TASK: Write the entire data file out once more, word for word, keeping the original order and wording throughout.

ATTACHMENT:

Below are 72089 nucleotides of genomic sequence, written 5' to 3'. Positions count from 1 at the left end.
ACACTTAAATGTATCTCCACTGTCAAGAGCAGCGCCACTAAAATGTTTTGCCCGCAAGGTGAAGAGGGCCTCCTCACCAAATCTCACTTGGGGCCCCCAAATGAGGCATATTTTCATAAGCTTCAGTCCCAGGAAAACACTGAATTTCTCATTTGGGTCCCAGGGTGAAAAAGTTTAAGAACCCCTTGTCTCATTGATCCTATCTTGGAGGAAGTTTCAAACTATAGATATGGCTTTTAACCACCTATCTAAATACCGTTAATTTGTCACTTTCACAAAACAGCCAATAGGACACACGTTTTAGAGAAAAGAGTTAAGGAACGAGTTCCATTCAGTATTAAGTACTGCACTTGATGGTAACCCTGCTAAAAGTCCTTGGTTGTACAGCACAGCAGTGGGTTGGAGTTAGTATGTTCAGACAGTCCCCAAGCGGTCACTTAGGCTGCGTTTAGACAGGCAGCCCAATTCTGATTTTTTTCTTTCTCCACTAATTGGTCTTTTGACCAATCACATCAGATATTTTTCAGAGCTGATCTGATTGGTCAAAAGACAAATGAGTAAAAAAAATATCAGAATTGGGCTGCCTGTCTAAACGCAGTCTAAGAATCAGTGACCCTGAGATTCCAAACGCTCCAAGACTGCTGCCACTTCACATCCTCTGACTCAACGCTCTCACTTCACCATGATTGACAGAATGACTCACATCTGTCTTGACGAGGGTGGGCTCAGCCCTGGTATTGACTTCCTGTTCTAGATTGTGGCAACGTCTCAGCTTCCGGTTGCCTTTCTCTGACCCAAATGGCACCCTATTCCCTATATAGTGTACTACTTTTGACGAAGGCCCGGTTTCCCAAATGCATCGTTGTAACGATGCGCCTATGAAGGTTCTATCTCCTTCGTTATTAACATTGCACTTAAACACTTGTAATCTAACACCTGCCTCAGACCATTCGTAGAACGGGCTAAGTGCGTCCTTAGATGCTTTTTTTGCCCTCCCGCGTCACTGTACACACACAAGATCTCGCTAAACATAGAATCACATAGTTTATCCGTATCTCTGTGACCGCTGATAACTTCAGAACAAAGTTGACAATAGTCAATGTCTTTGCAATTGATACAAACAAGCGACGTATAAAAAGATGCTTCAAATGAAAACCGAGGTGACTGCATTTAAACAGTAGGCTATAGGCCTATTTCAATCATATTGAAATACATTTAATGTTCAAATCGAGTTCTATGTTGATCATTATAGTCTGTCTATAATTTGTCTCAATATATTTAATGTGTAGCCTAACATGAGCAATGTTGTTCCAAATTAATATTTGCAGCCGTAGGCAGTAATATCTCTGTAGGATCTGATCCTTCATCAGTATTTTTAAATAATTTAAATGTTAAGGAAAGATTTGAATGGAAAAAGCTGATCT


Below are 72089 nucleotides of genomic sequence, written 5' to 3'. Positions count from 1 at the left end.
ACACTTAAATGTATCTCCACTGTCAAGAGCAGCGCCACTAAAATGTTTTGCCCGCAAGGTGAAGAGGGCCTCCTCACCAAATCTCACTTGGGGCCCCCAAATGAGGCATATTTTCATAAGCTTCAGTCCCAGGAAAACACTGAATTTCTCATTTGGGTCCCAGGGTGAAAAAGTTTAAGAACCCCTTGTCTCATTGATCCTATCTTGGAGGAAGTTTCAAACTATAGATATGGCTTTTAACCACCTATCTAAATACCGTTAATTTGTCACTTTCACAAAACAGCCAATAGGACACACGTTTTAGAGAAAAGAGTTAAGGAACGAGTTCCATTCAGTATTAAGTACTGCACTTGATGGTAACCCTGCTAAAAGTCCTTGGTTGTACAGCACAGCAGTGGGTTGGAGTTAGTATGTTCAGACAGTCCCCAAGCGGTCACTTAGGCTGCGTTTAGACAGGCAGCCCAATTCTGATTTTTTTCTTTCTCCACTAATTGGTCTTTTGACCAATCACATCAGATATTTTTCAGAGCTGATCTGATTGGTCAAAAGACAAATGAGTAAAAAAAATATCAGAATTGGGCTGCCTGTCTAAACGCAGTCTAAGAATCAGTGACCCTGAGATTCCAAACGCTCCAAGACTGCTGCCACTTCACATCCTCTGACTCAACGCTCTCACTTCACCATGATTGACAGAATGACTCACATCTGTCTTGACGAGGGTGGGCTCAGCCCTGGTATTGACTTCCTGTTCTAGATTGTGGCAACGTCTCAGCTTCCGGTTGCCTTTCTCTGACCCAAATGGCACCCTATTCCCTATATAGTGTACTACTTTTGACGAAGGCCCGGTTTCCCAAATGCATCGTTGTAACGATGCGCCTATGAAGGTTCTATCTCCTTCGTTATTAACATTGCACTTAAACACTTGTAATCTAACACCTGCCTCAGACCATTCGTAGAACGGGCTAAGTGCGTCCTTAGATGCTTTTTTTGCCCTCCCGCGTCACTGTACACACACAAGATCTCGCTAAACATAGAATCACATAGTTTATCCGTATCTCTGTGACCGCTGATAACTTCAGAACAAAGTTGACAATAGTCAATGTCTTTGCAATTGATACAAACAAGCGACGTATAAAAAGATGCTTCAAATGAAAACCGAGGTGACTGCATTTAAACAGTAGGCTATAGGCCTATTTCAATCATATTGAAATACATTTAATGTTCAAATCGAGTTCTATGTTGATCATTATAGTCTGTCTATAATTTGTCTCAATATATTTAATGTGTAGCCTAACATGAGCAATGTTGTTCCAAATTAATATTTGCAGCCGTAGGCAGTAATATCTCTGTAGGATCTGATCCTTCATCAGTATTTTTAAATAATTTAAATGTTAAGGAAAGATTTGAATGGAAAAAGCTGATCT